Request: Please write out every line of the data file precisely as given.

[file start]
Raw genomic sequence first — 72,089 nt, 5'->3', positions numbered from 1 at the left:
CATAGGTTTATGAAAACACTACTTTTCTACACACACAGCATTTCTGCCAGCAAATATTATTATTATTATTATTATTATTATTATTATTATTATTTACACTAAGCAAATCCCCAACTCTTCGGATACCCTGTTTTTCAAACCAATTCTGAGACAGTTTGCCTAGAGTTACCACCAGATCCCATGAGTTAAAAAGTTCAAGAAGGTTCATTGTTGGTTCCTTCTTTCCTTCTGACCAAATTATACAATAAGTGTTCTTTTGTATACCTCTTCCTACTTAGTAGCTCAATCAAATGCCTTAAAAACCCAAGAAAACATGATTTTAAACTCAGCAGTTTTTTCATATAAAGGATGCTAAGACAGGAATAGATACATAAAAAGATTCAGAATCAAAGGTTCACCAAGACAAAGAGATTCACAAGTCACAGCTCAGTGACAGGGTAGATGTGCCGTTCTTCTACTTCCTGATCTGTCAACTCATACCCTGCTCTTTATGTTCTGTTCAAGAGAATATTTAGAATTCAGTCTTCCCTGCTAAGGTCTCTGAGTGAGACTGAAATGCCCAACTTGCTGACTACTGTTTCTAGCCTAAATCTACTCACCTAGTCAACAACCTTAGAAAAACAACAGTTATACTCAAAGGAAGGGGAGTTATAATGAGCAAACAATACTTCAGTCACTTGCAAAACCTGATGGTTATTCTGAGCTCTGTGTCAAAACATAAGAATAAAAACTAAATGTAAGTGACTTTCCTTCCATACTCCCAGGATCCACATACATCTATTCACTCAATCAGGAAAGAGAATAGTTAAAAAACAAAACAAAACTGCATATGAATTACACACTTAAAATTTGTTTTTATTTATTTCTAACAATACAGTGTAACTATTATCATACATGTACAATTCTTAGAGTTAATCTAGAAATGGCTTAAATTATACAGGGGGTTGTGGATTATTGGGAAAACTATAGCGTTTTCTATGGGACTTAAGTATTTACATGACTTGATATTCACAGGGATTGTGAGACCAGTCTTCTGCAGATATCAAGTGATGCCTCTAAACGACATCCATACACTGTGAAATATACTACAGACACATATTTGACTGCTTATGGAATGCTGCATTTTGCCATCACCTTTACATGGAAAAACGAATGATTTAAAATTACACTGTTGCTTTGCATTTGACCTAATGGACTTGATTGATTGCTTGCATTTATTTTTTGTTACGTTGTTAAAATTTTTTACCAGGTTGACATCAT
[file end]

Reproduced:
Raw genomic sequence first — 72,089 nt, 5'->3', positions numbered from 1 at the left:
CATAGGTTTATGAAAACACTACTTTTCTACACACACAGCATTTCTGCCAGCAAATATTATTATTATTATTATTATTATTATTATTATTATTATTTACACTAAGCAAATCCCCAACTCTTCGGATACCCTGTTTTTCAAACCAATTCTGAGACAGTTTGCCTAGAGTTACCACCAGATCCCATGAGTTAAAAAGTTCAAGAAGGTTCATTGTTGGTTCCTTCTTTCCTTCTGACCAAATTATACAATAAGTGTTCTTTTGTATACCTCTTCCTACTTAGTAGCTCAATCAAATGCCTTAAAAACCCAAGAAAACATGATTTTAAACTCAGCAGTTTTTTCATATAAAGGATGCTAAGACAGGAATAGATACATAAAAAGATTCAGAATCAAAGGTTCACCAAGACAAAGAGATTCACAAGTCACAGCTCAGTGACAGGGTAGATGTGCCGTTCTTCTACTTCCTGATCTGTCAACTCATACCCTGCTCTTTATGTTCTGTTCAAGAGAATATTTAGAATTCAGTCTTCCCTGCTAAGGTCTCTGAGTGAGACTGAAATGCCCAACTTGCTGACTACTGTTTCTAGCCTAAATCTACTCACCTAGTCAACAACCTTAGAAAAACAACAGTTATACTCAAAGGAAGGGGAGTTATAATGAGCAAACAATACTTCAGTCACTTGCAAAACCTGATGGTTATTCTGAGCTCTGTGTCAAAACATAAGAATAAAAACTAAATGTAAGTGACTTTCCTTCCATACTCCCAGGATCCACATACATCTATTCACTCAATCAGGAAAGAGAATAGTTAAAAAACAAAACAAAACTGCATATGAATTACACACTTAAAATTTGTTTTTATTTATTTCTAACAATACAGTGTAACTATTATCATACATGTACAATTCTTAGAGTTAATCTAGAAATGGCTTAAATTATACAGGGGGTTGTGGATTATTGGGAAAACTATAGCGTTTTCTATGGGACTTAAGTATTTACATGACTTGATATTCACAGGGATTGTGAGACCAGTCTTCTGCAGATATCAAGTGATGCCTCTAAACGACATCCATACACTGTGAAATATACTACAGACACATATTTGACTGCTTATGGAATGCTGCATTTTGCCATCACCTTTACATGGAAAAACGAATGATTTAAAATTACACTGTTGCTTTGCATTTGACCTAATGGACTTGATTGATTGCTTGCATTTATTTTTTGTTACGTTGTTAAAATTTTTTACCAGGTTGACATCAT